The new generation of ultrasound neuromodulation is massively different. The sound pulses are toned down—far lower than any tumor-blasting effects, and generally keep your precious brain cells safe. The sound waves mechanically stimulate the neuronal membrane in a way that changes their excitability. Picture yourself as a neuron: it’s a bit like listening to some cheesy old 80s music and melting into a couch puddle (inhibitory), or jumping up for a marathon (excitatory), depending on your tastes.
Ultrasound has captured the imagination of the neuromodulation world since scientists found that it can penetrate deep into the brain. The problem, unfortunately, is that no one’s really sure how much it influences brain activity, especially with larger mammals. For example, does it only change neuron firing patterns, but with no observable output? Can you really use ultrasound to alter a person’s actual behavior?
That’s the question the team decided to crack.
They first trained two monkeys on a test often used on people with stroke to assess visual brain function. The monkeys learned to focus on a spot on a computer screen. The team then flashed two abstract shapes sequentially, one on the left and one on the right. The first monkey, let’s call him “George,” was given a sip of juice regardless of which shape he looked at. However, because of a quirk of perception, George liked to look at the object that popped onto the screen earlier.
The second monkey, I’ll dub him “Frank,” only got his sip of juice when he looked at the first target object. In this way, the given reward was “in tune” with the monkey’s innate preference—similar to food, sex, drugs, or alcohol.
Then came the ultrasound.
In both monkeys after training, the team slapped on a cone made of a Jello-like substance to help transmit sound waves. They targeted an area called the frontal eye field, around the front of the head, which is part of the visual perception system.
Notably, they didn’t go after the actual reward brain circuits, which are buried far deeper inside the brain and are harder to target. As the reasoning goes, if any part of the decision-making process of “where to look” changes, it’s potentially possible to hijack the downstream, more easily-targeted circuits to control it.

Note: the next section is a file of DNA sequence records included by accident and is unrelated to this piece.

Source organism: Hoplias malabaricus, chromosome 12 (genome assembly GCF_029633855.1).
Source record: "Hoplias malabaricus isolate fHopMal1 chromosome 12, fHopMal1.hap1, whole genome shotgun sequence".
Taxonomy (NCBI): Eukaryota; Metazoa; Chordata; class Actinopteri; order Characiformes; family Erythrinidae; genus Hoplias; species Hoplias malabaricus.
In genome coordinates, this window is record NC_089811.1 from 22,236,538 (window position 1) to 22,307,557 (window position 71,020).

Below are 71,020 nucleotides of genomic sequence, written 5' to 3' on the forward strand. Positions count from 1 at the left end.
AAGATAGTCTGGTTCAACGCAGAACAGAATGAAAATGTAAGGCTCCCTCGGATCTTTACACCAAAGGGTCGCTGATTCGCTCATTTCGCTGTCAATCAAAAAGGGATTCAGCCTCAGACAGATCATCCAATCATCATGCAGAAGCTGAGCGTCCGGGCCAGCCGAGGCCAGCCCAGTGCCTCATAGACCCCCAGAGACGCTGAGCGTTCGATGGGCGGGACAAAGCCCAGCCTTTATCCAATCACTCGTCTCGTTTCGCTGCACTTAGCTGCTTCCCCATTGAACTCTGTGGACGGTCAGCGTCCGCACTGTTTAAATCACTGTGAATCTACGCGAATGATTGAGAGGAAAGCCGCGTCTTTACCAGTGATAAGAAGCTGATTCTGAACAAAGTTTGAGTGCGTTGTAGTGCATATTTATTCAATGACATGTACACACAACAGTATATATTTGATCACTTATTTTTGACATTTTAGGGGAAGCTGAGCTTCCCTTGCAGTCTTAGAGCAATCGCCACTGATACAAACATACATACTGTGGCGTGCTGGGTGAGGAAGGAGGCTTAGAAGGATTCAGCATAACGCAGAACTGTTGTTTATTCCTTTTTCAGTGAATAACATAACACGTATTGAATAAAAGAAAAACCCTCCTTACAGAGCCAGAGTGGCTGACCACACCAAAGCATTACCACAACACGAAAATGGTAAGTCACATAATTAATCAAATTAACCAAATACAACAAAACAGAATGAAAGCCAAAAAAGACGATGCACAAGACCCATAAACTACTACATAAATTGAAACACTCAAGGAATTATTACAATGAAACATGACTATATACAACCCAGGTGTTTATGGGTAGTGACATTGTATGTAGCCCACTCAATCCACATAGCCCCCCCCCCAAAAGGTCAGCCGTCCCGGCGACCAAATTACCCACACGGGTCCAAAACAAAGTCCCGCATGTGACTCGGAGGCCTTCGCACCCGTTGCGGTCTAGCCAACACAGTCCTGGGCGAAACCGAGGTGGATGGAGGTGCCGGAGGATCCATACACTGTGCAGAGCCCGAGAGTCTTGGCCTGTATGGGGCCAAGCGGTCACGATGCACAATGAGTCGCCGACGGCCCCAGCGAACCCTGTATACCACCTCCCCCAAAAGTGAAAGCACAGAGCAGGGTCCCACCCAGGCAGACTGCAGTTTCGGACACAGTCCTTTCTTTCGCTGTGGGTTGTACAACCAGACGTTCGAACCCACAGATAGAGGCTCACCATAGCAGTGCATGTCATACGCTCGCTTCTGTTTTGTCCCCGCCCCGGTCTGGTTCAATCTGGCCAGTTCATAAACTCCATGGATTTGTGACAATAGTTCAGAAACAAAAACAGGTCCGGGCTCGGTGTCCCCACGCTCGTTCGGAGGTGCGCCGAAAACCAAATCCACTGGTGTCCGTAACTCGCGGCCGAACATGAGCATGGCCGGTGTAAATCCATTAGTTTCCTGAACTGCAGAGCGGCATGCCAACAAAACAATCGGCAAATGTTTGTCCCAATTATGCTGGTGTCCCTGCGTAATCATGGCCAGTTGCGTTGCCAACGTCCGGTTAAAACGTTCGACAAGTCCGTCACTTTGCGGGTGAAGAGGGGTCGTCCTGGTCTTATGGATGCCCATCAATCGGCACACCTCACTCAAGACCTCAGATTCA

The results were stunning. Regardless of reward, when scientists stimulated the left frontal eye field, which controls the right hemisphere of sight, both monkeys turned their gaze towards the right-side target. Switching regions, stimulating neurons in the right frontal eye field resulted in the monkeys looking left—again, reward be damned.
To make sure that the result is specific to the task, rather than inadvertently over-activating multiple brain regions, the team then tried the same stimulation recipe for the motor cortex, which isn’t involved in the choice task. Both George and Frank went about their daily business, seemingly not feeling the ultrasound at all. Similarly, the monkeys’ choice of where to look revered back to their instinctive behaviors when the ultrasound wand was off.
“Ultrasound can produce strong effects, up to the point of influencing behavior. And changes in behavior is what we ultimately care about. For instance, we may be able to correct poor decision-making or at least reduce a person’s tremor in the hand,” said Kubanek. It’s really a simple paradigm to measure how effective ultrasound is in controlling behavior, he added.
The study is an early, though powerful, demonstration of how ultrasound can influence our minds. It’s not a reason to put on your tinfoil hat: the study was done in monkeys, under very specific laboratory circumstances, and for a perception task. It’s a far cry from “mind control.”
But for those in the neuromodulation field, the study is a welcomed entry. Ultrasound can reach deep regions of the human brain, which is currently impossible with most non-invasive brain stimulation technologies. According to this study, said Kubanek, a stimulation protocol of 40 minutes could potentially lead to results that last for weeks.
Kubanek is putting his money where his mouth is. The team is now building a prototype device for human use, with the first goal being to use it to help people with depression in three years.
“[Our study] could open the way to future systematic studies of brain function in humans and to targeted personalized treatments of brain disorders,” the authors said.